Even though that phrase either further solidifies their impression of Bush as the Chimperor Disgustus or alternatively, creeps them out.
However, one of the victims of the purge, Bud Cummins, replaced for a Rove Protege in Arkansas (just in time for Hillary Clinton's run) points out the obvious:
Put simply, the Department of Justice lives on credibility. When a federal prosecutor sends FBI agents to your brother's house with an arrest warrant, demonstrating an intention to take away years of his liberty, separate him from his family, and take away his property, you and the public at large must have absolute confidence that the sole reason for those actions is that there was substantial evidence to suggest that your brother intentionally committed a federal crime. Everyone must have confidence that the prosecutor exercised his or her vast discretion in a neutral and nonpartisan pursuit of the facts and the law....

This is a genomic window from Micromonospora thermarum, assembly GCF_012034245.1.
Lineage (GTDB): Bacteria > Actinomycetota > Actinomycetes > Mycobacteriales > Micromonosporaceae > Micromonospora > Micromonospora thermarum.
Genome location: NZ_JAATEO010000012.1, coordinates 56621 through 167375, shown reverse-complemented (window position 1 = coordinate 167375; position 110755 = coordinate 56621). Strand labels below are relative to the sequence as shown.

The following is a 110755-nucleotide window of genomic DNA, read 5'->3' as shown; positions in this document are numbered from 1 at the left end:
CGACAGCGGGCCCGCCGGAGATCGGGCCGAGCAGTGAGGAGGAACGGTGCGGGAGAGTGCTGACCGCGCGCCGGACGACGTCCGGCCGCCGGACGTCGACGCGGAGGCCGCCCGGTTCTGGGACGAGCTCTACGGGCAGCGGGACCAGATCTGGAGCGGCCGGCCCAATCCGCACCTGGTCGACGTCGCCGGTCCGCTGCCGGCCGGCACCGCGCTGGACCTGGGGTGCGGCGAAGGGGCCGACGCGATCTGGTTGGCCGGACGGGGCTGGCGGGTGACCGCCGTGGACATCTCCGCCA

You only get one chance to hold on to your credibility. My team, which holds temporary custody of the Department of Justice, has blown it in this case. The Department of Justice will be paying for it for some time to come. Lots of sound investigations and convictions are now going to be questioned. That is a crying shame, because most of the 110,000 employees to whom the attorney general referred in a recent news conference, are neutral, nonpartisan public servants and do incredible work. A lot of President Bush's political appointees have done a lot of great work, too. Sadly, because of the damage done by this protracted scandal, which the administration has handled poorly at every turn, none of that good work is currently being recognized. And more ominously, the credibility of the Department of Justice may no longer be, either.